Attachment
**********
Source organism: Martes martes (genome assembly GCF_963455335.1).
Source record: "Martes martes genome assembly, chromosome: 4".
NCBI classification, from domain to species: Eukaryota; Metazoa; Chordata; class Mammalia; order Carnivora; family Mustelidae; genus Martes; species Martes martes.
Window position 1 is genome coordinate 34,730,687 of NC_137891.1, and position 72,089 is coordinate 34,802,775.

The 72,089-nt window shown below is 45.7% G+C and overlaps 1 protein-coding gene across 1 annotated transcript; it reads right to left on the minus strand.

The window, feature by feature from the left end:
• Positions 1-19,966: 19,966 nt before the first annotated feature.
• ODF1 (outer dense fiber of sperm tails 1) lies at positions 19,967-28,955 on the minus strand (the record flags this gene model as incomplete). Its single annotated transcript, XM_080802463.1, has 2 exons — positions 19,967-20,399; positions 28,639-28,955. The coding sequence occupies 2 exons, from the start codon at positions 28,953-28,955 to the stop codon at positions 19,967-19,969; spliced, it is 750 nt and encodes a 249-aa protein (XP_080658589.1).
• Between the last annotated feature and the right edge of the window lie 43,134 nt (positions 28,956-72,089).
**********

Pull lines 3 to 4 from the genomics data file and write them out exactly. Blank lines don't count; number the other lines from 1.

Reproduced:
NCBI classification, from domain to species: Eukaryota; Metazoa; Chordata; class Mammalia; order Carnivora; family Mustelidae; genus Martes; species Martes martes.
Window position 1 is genome coordinate 34,730,687 of NC_137891.1, and position 72,089 is coordinate 34,802,775.